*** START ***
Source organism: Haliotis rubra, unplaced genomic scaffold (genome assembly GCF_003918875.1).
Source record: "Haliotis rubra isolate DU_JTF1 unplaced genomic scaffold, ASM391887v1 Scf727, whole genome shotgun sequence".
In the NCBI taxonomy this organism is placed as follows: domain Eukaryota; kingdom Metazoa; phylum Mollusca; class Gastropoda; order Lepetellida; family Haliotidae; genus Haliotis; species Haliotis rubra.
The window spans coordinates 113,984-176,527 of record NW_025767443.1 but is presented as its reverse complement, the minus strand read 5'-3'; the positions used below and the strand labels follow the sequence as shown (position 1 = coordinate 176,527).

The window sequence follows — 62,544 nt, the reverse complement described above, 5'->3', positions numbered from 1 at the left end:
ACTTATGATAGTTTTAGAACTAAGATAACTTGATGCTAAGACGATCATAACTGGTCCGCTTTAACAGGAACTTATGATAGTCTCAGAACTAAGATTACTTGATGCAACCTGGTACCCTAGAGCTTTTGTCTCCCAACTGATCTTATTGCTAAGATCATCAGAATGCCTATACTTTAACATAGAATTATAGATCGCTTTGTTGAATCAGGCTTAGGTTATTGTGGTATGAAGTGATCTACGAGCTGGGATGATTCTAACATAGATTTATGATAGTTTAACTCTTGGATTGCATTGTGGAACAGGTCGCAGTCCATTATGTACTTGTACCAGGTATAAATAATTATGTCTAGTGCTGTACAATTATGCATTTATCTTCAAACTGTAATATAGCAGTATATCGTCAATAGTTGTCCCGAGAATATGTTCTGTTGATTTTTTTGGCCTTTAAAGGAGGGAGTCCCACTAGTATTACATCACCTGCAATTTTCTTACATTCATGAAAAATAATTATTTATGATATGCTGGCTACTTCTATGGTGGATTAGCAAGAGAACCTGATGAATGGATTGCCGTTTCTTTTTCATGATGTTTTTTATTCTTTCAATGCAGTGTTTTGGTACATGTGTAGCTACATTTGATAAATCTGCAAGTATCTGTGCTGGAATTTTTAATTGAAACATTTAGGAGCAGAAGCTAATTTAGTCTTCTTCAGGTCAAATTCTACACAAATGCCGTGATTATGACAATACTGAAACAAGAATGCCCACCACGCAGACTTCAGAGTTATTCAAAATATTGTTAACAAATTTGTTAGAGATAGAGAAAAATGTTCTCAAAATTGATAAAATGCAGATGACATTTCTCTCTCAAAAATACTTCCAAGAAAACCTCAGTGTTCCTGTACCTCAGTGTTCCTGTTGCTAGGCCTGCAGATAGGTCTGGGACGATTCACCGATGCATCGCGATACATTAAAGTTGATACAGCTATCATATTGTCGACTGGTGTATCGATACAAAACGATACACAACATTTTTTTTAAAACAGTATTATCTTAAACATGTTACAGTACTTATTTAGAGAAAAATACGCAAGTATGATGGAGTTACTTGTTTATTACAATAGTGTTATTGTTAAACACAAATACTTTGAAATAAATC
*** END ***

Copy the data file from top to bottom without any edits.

Source organism: Haliotis rubra, unplaced genomic scaffold (genome assembly GCF_003918875.1).
Source record: "Haliotis rubra isolate DU_JTF1 unplaced genomic scaffold, ASM391887v1 Scf727, whole genome shotgun sequence".
In the NCBI taxonomy this organism is placed as follows: domain Eukaryota; kingdom Metazoa; phylum Mollusca; class Gastropoda; order Lepetellida; family Haliotidae; genus Haliotis; species Haliotis rubra.
The window spans coordinates 113,984-176,527 of record NW_025767443.1 but is presented as its reverse complement, the minus strand read 5'-3'; the positions used below and the strand labels follow the sequence as shown (position 1 = coordinate 176,527).

The window sequence follows — 62,544 nt, the reverse complement described above, 5'->3', positions numbered from 1 at the left end:
ACTTATGATAGTTTTAGAACTAAGATAACTTGATGCTAAGACGATCATAACTGGTCCGCTTTAACAGGAACTTATGATAGTCTCAGAACTAAGATTACTTGATGCAACCTGGTACCCTAGAGCTTTTGTCTCCCAACTGATCTTATTGCTAAGATCATCAGAATGCCTATACTTTAACATAGAATTATAGATCGCTTTGTTGAATCAGGCTTAGGTTATTGTGGTATGAAGTGATCTACGAGCTGGGATGATTCTAACATAGATTTATGATAGTTTAACTCTTGGATTGCATTGTGGAACAGGTCGCAGTCCATTATGTACTTGTACCAGGTATAAATAATTATGTCTAGTGCTGTACAATTATGCATTTATCTTCAAACTGTAATATAGCAGTATATCGTCAATAGTTGTCCCGAGAATATGTTCTGTTGATTTTTTTGGCCTTTAAAGGAGGGAGTCCCACTAGTATTACATCACCTGCAATTTTCTTACATTCATGAAAAATAATTATTTATGATATGCTGGCTACTTCTATGGTGGATTAGCAAGAGAACCTGATGAATGGATTGCCGTTTCTTTTTCATGATGTTTTTTATTCTTTCAATGCAGTGTTTTGGTACATGTGTAGCTACATTTGATAAATCTGCAAGTATCTGTGCTGGAATTTTTAATTGAAACATTTAGGAGCAGAAGCTAATTTAGTCTTCTTCAGGTCAAATTCTACACAAATGCCGTGATTATGACAATACTGAAACAAGAATGCCCACCACGCAGACTTCAGAGTTATTCAAAATATTGTTAACAAATTTGTTAGAGATAGAGAAAAATGTTCTCAAAATTGATAAAATGCAGATGACATTTCTCTCTCAAAAATACTTCCAAGAAAACCTCAGTGTTCCTGTACCTCAGTGTTCCTGTTGCTAGGCCTGCAGATAGGTCTGGGACGATTCACCGATGCATCGCGATACATTAAAGTTGATACAGCTATCATATTGTCGACTGGTGTATCGATACAAAACGATACACAACATTTTTTTTAAAACAGTATTATCTTAAACATGTTACAGTACTTATTTAGAGAAAAATACGCAAGTATGATGGAGTTACTTGTTTATTACAATAGTGTTATTGTTAAACACAAATACTTTGAAATAAATC